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Old 04-14-2010, 07:33 PM
 
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I'm trying to get a hold on what appears to me to be two completely contradictory sentiments running through the conservative movements. On one hand there is this tremendous and traditional support for unfettered capitalism while at the same time demonstrating anger over the disproportionate influence of large corporations on the body politic. It would be my contention that it should be fairly apparent that the latter is an unavoidable product of the former, I am puzzled by this state of conservative angst.
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Old 04-14-2010, 07:37 PM
 
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Originally Posted by ovcatto View Post
I'm trying to get a hold on what appears to me to be two completely contradictory sentiments running through the conservative movements. On one hand there is this tremendous and traditional support for unfettered capitalism while at the same time demonstrating anger over the disproportionate influence of large corporations on the body politic. It would be my contention that it should be fairly apparent that the latter is an unavoidable product of the former, I am puzzled by this state of conservative angst.
I am puzzled by your puzzlement.

Why is it a contradiction to believe in capitalism while not liking the extreme influence by corporations on our politicians? (both left and right)
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Old 04-14-2010, 07:57 PM
 
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Originally Posted by alphamale View Post
I am puzzled by your puzzlement.

Why is it a contradiction to believe in capitalism while not liking the extreme influence by corporations on our politicians? (both left and right)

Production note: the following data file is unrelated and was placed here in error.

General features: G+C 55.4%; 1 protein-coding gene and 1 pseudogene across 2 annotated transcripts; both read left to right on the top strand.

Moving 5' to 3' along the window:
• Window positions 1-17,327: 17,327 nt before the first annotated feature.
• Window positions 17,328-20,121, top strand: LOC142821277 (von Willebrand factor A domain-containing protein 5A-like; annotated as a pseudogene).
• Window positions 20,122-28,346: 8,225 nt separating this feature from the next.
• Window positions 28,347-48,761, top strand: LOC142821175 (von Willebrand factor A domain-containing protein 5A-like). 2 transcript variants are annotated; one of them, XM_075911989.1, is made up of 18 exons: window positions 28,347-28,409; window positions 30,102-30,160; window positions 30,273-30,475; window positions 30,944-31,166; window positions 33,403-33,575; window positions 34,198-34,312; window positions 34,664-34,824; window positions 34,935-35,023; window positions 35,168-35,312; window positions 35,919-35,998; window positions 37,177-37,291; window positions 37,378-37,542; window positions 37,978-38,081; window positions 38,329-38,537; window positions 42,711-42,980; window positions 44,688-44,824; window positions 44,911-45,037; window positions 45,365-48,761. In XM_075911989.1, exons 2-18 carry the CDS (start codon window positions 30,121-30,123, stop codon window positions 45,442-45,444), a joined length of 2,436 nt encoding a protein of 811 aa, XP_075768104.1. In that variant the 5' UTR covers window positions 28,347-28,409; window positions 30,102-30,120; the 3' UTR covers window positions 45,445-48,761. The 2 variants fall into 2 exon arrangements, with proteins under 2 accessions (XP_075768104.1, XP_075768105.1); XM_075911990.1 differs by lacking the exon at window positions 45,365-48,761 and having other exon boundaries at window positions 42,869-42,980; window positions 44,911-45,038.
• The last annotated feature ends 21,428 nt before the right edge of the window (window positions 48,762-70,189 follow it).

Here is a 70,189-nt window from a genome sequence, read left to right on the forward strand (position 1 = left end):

Because one is a natural product of the other. Unfettered capitalism naturally leads to high concentrations of wealth, high concentrations of wealth lead to disproportionate power in the hands of those who control such wealth. It was true in 18th Century, was absolutely true in the latter part of the 19th Century so I am confused as to why the astonishment now after such a long period of deregulation?
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Old 04-14-2010, 08:00 PM
 
Location: The Woods
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Jefferson was pro-free market and anti-corporation. It's not exactly a contradiction.
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Old 04-14-2010, 08:14 PM
 
Location: NC
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Originally Posted by arctichomesteader View Post
Jefferson was pro-free market and anti-corporation. It's not exactly a contradiction.
Jefferson was also a product of his time. His idea of the ideal society was based on Yeoman farmers making up the majority of the population which is something that does not, and really cannot exist in America anymore.
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Old 04-14-2010, 08:16 PM
 
Location: The Woods
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Originally Posted by Randomstudent View Post